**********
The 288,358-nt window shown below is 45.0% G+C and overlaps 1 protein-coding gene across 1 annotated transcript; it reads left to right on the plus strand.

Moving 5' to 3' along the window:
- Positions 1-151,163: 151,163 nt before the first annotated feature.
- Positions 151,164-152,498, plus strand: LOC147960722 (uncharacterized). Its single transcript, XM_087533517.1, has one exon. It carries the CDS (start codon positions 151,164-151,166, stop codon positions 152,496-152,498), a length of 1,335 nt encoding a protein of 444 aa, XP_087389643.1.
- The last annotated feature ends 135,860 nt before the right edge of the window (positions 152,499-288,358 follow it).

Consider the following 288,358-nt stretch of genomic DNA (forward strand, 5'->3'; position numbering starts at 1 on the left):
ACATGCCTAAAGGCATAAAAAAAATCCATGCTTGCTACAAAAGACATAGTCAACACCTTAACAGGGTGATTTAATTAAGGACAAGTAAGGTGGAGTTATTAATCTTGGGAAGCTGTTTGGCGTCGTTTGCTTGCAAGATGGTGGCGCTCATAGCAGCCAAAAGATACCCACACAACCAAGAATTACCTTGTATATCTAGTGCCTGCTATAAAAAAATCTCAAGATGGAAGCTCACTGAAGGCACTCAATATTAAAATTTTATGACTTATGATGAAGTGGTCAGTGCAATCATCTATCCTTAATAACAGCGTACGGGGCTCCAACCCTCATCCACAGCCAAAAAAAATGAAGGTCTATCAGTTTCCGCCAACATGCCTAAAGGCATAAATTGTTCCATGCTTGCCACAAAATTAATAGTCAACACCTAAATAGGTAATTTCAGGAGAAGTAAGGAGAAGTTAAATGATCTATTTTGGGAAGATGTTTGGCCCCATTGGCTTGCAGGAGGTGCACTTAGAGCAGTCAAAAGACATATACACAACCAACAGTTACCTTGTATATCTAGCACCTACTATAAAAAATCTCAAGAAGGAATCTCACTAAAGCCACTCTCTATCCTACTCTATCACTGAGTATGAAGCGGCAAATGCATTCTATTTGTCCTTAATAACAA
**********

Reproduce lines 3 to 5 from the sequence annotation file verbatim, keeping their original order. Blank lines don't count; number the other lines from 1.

- Positions 1-151,163: 151,163 nt before the first annotated feature.
- Positions 151,164-152,498, plus strand: LOC147960722 (uncharacterized). Its single transcript, XM_087533517.1, has one exon. It carries the CDS (start codon positions 151,164-151,166, stop codon positions 152,496-152,498), a length of 1,335 nt encoding a protein of 444 aa, XP_087389643.1.
- The last annotated feature ends 135,860 nt before the right edge of the window (positions 152,499-288,358 follow it).